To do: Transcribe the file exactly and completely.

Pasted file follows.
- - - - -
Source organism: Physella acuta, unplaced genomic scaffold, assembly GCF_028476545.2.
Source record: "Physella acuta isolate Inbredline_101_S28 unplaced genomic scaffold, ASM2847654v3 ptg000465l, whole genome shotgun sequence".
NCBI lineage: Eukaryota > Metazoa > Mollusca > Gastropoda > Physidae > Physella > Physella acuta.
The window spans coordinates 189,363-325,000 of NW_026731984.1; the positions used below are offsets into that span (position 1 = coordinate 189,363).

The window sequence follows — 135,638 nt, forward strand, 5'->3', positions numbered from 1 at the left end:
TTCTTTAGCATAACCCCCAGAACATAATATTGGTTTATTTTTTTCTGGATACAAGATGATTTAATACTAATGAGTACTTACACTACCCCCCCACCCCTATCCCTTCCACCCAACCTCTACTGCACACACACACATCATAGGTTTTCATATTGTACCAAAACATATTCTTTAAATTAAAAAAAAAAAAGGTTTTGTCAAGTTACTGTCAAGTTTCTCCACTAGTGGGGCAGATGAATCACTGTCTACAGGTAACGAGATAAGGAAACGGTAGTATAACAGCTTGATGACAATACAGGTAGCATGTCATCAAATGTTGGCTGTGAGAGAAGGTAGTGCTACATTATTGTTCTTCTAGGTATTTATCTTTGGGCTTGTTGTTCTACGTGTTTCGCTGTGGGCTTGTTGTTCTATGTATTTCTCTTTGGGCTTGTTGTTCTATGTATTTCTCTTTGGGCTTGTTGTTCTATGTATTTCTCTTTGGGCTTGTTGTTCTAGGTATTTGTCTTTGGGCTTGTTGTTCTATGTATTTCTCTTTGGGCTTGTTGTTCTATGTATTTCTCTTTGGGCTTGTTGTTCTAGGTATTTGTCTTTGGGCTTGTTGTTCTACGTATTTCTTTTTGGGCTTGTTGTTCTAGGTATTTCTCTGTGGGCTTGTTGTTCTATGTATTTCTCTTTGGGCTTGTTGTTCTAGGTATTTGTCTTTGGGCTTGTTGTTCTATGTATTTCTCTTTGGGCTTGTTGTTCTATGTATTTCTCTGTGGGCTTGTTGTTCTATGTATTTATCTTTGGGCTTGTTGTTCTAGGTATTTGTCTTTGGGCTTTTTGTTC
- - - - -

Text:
Source organism: Physella acuta, unplaced genomic scaffold, assembly GCF_028476545.2.
Source record: "Physella acuta isolate Inbredline_101_S28 unplaced genomic scaffold, ASM2847654v3 ptg000465l, whole genome shotgun sequence".
NCBI lineage: Eukaryota > Metazoa > Mollusca > Gastropoda > Physidae > Physella > Physella acuta.
The window spans coordinates 189,363-325,000 of NW_026731984.1; the positions used below are offsets into that span (position 1 = coordinate 189,363).

The window sequence follows — 135,638 nt, forward strand, 5'->3', positions numbered from 1 at the left end:
TTCTTTAGCATAACCCCCAGAACATAATATTGGTTTATTTTTTTCTGGATACAAGATGATTTAATACTAATGAGTACTTACACTACCCCCCCACCCCTATCCCTTCCACCCAACCTCTACTGCACACACACACATCATAGGTTTTCATATTGTACCAAAACATATTCTTTAAATTAAAAAAAAAAAAGGTTTTGTCAAGTTACTGTCAAGTTTCTCCACTAGTGGGGCAGATGAATCACTGTCTACAGGTAACGAGATAAGGAAACGGTAGTATAACAGCTTGATGACAATACAGGTAGCATGTCATCAAATGTTGGCTGTGAGAGAAGGTAGTGCTACATTATTGTTCTTCTAGGTATTTATCTTTGGGCTTGTTGTTCTACGTGTTTCGCTGTGGGCTTGTTGTTCTATGTATTTCTCTTTGGGCTTGTTGTTCTATGTATTTCTCTTTGGGCTTGTTGTTCTATGTATTTCTCTTTGGGCTTGTTGTTCTAGGTATTTGTCTTTGGGCTTGTTGTTCTATGTATTTCTCTTTGGGCTTGTTGTTCTATGTATTTCTCTTTGGGCTTGTTGTTCTAGGTATTTGTCTTTGGGCTTGTTGTTCTACGTATTTCTTTTTGGGCTTGTTGTTCTAGGTATTTCTCTGTGGGCTTGTTGTTCTATGTATTTCTCTTTGGGCTTGTTGTTCTAGGTATTTGTCTTTGGGCTTGTTGTTCTATGTATTTCTCTTTGGGCTTGTTGTTCTATGTATTTCTCTGTGGGCTTGTTGTTCTATGTATTTATCTTTGGGCTTGTTGTTCTAGGTATTTGTCTTTGGGCTTTTTGTTC